Re: NFS locking issues
* On Wed, Sep 04, 2002 at 03:37:07PM -0500, Kent West (firstname.lastname@example.org) wrote:
> nate wrote:
> > it was just a couple weeks ago I was trying to help others
> > on NFS and here I a asking something! doh!
> > anyways, I noticed recently that my NFS server at home seems to
> > have trouble with locking. I have 2 clients which use it to host
> > home directories(1 debian woody, 1 suse 8). I first noticed it about
> > a week ago when trying to load gnp (gnome notepad, my favorite X editor),
> > it didn't load, it just hung.. and i was getting this in my local(client)
> > kernel log:
> > Aug 25 13:56:37 aphro kernel: lockd: task 173568 can't get a request slot
> > Aug 25 13:57:59 aphro kernel: lockd: task 173597 can't get a request slot
> > Aug 25 13:58:49 aphro kernel: lockd: task 173597 can't get a request slot
> > Aug 25 13:59:39 aphro kernel: lockd: task 173597 can't get a request slot
> > Aug 25 14:00:29 aphro kernel: lockd: task 173597 can't get a request slot
> > Aug 25 14:01:19 aphro kernel: lockd: task 173597 can't get a request slot
> A few weeks ago I installed Debian Woody on a SunBlade 100 (Sun/Sparc)
> just to see what it was like. A few days before I had to reconvert it to
> Solaris for production use, I got it where it was mounting home
> directories via nfs (from a Solaris server). Everything worked fine for
> a few days, then when the other 35 machines in the area were imaged with
> Solaris and put on the network, but before people started logging in and
> using them, my Debian box started getting issues like what you describe.
> IIRC, it locked up the machine so I couldn't do anything but hard reset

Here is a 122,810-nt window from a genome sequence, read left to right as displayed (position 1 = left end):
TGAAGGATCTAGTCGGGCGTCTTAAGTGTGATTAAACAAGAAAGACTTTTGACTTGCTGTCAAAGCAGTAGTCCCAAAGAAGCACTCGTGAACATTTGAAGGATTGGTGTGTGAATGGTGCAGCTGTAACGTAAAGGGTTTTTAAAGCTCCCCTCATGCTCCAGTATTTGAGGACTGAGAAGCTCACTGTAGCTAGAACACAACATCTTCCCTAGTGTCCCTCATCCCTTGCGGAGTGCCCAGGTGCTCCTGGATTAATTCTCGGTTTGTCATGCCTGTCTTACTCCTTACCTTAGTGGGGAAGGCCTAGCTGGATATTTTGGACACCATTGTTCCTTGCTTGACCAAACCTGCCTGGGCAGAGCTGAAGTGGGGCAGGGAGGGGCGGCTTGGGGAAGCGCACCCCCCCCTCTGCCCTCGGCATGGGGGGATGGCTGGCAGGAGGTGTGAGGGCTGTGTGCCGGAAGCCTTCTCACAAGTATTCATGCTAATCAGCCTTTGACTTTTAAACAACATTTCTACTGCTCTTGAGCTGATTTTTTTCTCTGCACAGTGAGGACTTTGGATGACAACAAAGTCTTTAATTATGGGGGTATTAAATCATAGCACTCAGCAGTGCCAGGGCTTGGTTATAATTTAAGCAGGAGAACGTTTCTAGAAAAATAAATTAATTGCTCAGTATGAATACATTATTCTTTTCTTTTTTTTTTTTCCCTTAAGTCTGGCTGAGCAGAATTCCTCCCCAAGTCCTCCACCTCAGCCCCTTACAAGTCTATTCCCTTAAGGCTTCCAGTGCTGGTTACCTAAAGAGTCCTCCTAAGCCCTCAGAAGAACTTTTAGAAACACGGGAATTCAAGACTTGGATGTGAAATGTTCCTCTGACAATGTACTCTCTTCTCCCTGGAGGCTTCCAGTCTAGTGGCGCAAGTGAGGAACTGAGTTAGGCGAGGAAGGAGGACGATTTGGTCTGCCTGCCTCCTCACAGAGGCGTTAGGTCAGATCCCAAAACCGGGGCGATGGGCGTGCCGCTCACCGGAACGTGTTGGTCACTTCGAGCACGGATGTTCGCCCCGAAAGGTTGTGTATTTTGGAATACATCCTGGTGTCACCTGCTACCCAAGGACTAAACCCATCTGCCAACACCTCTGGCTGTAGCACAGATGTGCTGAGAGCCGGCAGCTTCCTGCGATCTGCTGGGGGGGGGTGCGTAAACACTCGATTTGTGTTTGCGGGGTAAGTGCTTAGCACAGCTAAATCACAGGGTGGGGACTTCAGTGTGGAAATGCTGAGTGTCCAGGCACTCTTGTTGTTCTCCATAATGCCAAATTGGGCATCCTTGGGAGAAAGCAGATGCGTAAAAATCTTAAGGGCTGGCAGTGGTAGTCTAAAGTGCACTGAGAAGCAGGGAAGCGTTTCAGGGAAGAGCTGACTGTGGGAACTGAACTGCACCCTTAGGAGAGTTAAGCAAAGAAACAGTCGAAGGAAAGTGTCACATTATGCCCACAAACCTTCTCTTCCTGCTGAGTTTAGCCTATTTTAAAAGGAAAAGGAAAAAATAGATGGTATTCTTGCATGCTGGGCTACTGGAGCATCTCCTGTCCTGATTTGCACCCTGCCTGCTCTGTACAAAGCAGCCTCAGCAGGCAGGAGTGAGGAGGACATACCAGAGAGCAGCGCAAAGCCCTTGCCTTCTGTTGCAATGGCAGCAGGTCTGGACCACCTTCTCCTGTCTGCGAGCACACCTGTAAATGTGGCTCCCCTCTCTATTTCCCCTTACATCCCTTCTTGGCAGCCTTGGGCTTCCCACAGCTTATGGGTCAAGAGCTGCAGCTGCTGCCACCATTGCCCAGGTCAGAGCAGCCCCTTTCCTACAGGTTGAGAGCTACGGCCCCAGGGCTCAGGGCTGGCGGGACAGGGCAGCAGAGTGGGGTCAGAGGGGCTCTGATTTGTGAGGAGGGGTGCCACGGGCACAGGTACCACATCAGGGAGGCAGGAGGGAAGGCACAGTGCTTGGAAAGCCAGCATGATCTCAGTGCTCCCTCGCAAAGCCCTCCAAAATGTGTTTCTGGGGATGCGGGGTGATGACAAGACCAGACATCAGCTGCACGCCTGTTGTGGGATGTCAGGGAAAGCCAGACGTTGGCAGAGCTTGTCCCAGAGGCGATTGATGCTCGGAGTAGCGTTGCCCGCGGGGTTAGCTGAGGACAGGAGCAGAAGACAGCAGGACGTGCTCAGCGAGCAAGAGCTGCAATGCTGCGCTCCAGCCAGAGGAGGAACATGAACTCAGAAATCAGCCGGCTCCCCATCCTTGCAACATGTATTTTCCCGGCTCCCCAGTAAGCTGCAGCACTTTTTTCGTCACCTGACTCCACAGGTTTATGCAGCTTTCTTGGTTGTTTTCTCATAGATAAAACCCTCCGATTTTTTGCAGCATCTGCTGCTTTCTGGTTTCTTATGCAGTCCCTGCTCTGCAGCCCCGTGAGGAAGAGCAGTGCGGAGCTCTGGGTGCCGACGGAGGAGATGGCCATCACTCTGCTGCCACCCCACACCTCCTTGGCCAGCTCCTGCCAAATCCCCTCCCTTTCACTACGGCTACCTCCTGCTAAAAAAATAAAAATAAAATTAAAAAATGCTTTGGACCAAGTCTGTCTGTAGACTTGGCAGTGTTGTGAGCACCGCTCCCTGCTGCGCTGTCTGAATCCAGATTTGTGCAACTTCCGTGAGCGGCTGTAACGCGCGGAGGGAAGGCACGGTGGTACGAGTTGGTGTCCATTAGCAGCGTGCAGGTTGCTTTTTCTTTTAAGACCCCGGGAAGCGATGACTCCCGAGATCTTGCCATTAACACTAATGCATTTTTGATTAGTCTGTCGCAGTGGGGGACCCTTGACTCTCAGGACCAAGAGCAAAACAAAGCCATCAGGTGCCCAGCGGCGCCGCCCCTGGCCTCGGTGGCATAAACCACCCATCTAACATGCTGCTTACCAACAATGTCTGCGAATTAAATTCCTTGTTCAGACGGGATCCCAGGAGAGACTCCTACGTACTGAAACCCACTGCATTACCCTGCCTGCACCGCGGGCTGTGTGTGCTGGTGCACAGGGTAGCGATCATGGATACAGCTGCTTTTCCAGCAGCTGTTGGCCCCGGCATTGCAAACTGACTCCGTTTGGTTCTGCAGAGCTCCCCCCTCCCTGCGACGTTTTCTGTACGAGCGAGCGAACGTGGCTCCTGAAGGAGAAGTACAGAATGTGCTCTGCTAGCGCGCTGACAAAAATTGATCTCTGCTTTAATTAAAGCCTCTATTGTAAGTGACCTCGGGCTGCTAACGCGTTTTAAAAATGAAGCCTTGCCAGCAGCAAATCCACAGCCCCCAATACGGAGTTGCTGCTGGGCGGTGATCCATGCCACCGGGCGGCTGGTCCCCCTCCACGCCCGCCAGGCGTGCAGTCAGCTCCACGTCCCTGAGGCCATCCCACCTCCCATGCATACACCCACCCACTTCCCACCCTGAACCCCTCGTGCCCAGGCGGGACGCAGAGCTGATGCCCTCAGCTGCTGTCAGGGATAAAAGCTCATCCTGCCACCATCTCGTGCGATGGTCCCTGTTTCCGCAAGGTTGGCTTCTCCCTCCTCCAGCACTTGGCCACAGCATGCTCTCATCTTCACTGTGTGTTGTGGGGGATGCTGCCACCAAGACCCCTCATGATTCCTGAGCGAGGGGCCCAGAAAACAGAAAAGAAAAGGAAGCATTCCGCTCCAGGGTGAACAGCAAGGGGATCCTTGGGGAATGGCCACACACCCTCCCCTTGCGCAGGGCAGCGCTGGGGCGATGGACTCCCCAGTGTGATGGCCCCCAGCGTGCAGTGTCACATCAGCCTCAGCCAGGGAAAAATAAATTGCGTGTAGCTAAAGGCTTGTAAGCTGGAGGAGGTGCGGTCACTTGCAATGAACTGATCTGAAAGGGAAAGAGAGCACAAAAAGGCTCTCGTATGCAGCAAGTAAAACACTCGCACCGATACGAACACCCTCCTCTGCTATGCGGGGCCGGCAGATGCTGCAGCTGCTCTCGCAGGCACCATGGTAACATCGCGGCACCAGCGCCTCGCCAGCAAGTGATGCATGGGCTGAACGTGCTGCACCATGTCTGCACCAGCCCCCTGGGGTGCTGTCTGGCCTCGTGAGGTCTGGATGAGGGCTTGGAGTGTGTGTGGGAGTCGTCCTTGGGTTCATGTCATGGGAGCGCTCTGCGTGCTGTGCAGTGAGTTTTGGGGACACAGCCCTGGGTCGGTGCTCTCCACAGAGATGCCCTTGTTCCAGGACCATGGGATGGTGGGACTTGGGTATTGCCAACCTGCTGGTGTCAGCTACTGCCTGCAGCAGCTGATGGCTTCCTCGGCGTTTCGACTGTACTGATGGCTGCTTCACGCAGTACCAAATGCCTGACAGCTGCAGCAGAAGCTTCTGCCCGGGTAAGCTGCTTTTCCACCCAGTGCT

> the box. Since I was about to convert the machine back to Solaris in a
> couple of days, I didn't try tracking it down, but thought I'd mention
> it here just in case it provides a piece to the puzzle.
> To UNSUBSCRIBE, email to email@example.com
> with a subject of "unsubscribe". Trouble? Contact firstname.lastname@example.org
I have had problems with NFS file locking as well. Some parts
of gnome like to use file locking, so with nfs mounted home
directories the users could not really run gnome properly.
After investigation it looks like the user space NFS server does
not do file locking but the kernel NFS server does. In debian
it is easy enough to switch. Just install the package
nfs-kernel-server and it automatically conflicts and removes
the user nfs server. I guess the kernel you are running would
need nfs built-in as well.
Now file locking is working over here and gnome is looking a lot
better. To actually test that file locking is really working here
are two ways to do it that dont need gnome.
1) Try getting mutt to read mail from a file on the NFS mounted directory.
If file locking is working, it will work. If file locking is not working
mutt will report an error and state the file is read-only.
2) There is a system call to lock a file or parts of a file. In the
Stevens book "Advanced Programming for the Unix Environment" there
is a whole section on file locking including a c program to lock files.
If locking is working this program runs without error. If locking does
not work, It reports some weird message. I can send you the code if you
want. The program is about 70 lines long, so I am not sure if I can
post it to the list. It exists on the net, also. I found it in a gnome
mailing list where Havoc Pennington posted it in response to a gnome
file locking problem. A google search on "NFS file locking gnome" might
be how I stumbled on it.
3) A gnome test is to start nautilus on the command line. It will spit
out a whole slew of error messages and then die if file locking isnt
working on the home directory of the user initiating nautilus.